Reaching Out With Respect

Heath Packard directed me to “Reaching out with Respect: Environmental Education with Underserved Co
mmunities
” by Bonnie Sachatello-Sawyer and Shamu Fenyvesi. In in, they off
er 15 tips for working with diverse communities, and their advice is applicable
far beyond the relatively narrow domain of environmental education — this is
solid advice for organizers of all stripes.

**1. Its All About Relationships**
Break down barriers through rapport. EE programs need to be planned with the co
mmunity you want to serve, not for them. Start the process by listening and ask
ing questions about where people are at: What do they care about? What do they
see in their community?

**2. The Process is More Important Than The Programs**
When developing collaborative programs with underserved communities, the proces
s of collaboration, trust building and teamwork is often as important as the pr
ograms themselves.

**3. Do Your Homework**
Understand the value systems and social norms in the community that you serve.
For example, when working with water in tribal communities, it is inherently un
derstood that water is animate and has a spirit, and that there is significance
to each natural place because each place reflects the whole order of nature.

**4. Bring Meat**
When creating programs in a community that is not your own, always ask question
s, listen and adapt to the social norms. If it is customary for guests to bring
meat…bring meat. Doughnuts? Bring doughnuts.

**5. Unsaddle Your Horse**
Trust and relationships have to be established over long periods of time. Spend
time getting to know people, beyond scheduled meetings and programs. Make time
for community or cultural events.

**6. Create Chaos Conscientiously**
Consider facilitating a series of planning meetings in your key community, cons
cientiously seeding ideas, and then let community members decide how to sow the
se ideas based on their dreams, community needs and values. Always remember, it
s not your program.

**6. Build Bridges**
Talking openly about cultural differences may help develop cross-cultural under
standing. Provide cultural bridges between the dominant culture and the culture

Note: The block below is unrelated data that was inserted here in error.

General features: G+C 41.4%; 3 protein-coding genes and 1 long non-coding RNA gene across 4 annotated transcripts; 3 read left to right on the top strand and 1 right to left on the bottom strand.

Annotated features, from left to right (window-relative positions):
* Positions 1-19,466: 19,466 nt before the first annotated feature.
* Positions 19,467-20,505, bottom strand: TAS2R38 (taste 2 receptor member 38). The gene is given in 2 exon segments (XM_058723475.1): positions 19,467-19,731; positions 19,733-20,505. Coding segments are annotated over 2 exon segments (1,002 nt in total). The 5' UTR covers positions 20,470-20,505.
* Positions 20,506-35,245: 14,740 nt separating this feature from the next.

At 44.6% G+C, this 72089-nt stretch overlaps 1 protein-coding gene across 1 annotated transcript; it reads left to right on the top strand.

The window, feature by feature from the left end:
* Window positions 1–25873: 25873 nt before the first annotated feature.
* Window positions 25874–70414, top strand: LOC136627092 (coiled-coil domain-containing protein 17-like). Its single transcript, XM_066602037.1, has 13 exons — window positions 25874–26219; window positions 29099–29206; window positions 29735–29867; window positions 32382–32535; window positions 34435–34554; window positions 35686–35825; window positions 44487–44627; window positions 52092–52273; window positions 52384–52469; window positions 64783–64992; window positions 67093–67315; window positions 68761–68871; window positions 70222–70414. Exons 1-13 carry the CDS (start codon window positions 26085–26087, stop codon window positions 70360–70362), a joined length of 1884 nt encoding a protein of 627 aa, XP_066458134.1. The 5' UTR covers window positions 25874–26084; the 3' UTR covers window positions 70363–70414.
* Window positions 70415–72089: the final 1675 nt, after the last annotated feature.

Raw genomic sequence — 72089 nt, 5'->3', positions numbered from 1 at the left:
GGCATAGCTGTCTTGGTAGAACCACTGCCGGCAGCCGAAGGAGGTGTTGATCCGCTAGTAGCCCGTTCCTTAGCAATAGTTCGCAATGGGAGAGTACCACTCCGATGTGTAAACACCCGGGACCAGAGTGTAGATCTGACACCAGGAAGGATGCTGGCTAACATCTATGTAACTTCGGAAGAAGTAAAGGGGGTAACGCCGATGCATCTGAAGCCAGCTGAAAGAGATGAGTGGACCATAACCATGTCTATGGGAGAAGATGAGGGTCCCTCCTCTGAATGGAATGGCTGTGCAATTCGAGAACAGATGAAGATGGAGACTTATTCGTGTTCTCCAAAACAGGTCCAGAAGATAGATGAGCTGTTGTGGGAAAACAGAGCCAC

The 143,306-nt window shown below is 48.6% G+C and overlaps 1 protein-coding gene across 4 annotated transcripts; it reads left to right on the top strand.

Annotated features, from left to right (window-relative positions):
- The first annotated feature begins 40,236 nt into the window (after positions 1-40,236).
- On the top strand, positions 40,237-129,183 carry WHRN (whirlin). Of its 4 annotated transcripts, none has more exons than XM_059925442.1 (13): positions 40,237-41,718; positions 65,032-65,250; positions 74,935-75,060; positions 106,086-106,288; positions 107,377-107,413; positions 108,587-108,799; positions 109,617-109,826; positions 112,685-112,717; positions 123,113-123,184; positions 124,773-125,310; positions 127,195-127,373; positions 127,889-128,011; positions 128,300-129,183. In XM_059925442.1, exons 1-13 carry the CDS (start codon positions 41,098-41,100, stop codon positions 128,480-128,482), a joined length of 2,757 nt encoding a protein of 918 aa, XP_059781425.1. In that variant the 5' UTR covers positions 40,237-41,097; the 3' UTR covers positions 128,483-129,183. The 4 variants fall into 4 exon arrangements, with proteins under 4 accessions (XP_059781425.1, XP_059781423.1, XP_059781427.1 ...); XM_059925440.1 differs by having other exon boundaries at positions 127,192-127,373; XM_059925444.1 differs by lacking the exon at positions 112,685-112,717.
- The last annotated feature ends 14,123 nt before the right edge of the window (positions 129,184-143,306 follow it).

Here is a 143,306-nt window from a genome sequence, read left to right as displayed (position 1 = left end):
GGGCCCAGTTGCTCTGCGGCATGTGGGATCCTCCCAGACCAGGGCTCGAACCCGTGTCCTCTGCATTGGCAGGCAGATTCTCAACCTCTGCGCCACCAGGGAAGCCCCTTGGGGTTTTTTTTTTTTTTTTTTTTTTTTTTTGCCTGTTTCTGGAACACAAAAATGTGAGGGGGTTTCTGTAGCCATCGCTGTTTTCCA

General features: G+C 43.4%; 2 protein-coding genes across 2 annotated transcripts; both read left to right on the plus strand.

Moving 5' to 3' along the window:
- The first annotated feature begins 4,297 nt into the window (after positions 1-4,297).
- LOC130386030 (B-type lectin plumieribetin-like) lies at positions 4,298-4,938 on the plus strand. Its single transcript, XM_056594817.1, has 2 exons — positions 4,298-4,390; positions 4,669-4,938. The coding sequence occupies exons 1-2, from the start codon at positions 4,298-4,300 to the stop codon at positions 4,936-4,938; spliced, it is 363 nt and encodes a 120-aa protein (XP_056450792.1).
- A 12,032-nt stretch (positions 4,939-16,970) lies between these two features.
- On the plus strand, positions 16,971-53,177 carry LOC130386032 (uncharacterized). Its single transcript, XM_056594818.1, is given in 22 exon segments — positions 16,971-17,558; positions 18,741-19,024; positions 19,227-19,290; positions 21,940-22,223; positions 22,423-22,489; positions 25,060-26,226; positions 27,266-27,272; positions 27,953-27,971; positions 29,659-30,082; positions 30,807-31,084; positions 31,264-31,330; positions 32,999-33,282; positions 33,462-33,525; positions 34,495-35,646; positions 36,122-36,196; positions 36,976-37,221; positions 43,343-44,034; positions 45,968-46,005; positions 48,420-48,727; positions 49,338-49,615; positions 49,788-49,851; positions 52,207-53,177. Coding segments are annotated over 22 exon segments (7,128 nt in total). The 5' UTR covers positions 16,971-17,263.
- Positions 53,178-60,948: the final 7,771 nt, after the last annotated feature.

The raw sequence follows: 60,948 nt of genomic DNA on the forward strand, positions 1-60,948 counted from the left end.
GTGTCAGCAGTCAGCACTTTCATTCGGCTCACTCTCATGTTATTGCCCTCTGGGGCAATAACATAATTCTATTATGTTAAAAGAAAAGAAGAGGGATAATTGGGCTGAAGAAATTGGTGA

with which you are working. You can use one blackboard for traditional cultura
l knowledge and another for Western science and help partici- pants translate b
etween the two.

**7. Collectively Dream for Children**
Everyone has hopes and dreams for their children. They are our future. The shar
ing of our dreams for them can offer a chance for everyone involved in program
planning process to find common ground.

**8. Tear Up The Templates**
Every community has a different culture or set of shared agreements from which
they live, work, and understand nature. Assumptions, or applying a little progr
amming experience from another similar underserved community, can have unintend
ed consequences. Wherever possible, start from scratch.

**9. Team Teach Early and Often**
In every community, there are already great educational programs in place. Coop
eratively teach with local education leaders, fully participate in their activi
ties, and always demonstrate respect for work that is already going on.

**10. Can You Get There?**
Think about access issues and comfort level with outdoor activities. What to yo
u may be recreation, is to someone else difficult work, or just plain scary.

**11. Wilderness or Asthma**
Think of broader content connections for EE that are relevant to those communit
ies such as EE and health, EE and literacy. Be conscious about your assumptions
about nature and EE.

**12. There are Many Trails**
Allow your students different ways of expressing what they know.

**13. Sit Down and Deliver**
Underserved communities are used to broken promises. By never promising anythin
g that you cant deliver, you can be a respectful agent for positive change.

**14. Honor Diversity**
Few people are overt racists, but all of us can choose to actively dismantle in
equities. Educate yourself and colleagues on race issues, white privilege, and
environmental justice issues. Remember that these categories (race, gender, cla
ss) are fluid.

**15. Do Not Abandon Us**
Working with underserved communities is a long-term commitment. Make a consciou
s choice before the grant ends to continue the partnerships and relationships t
hat you have worked so hard to form.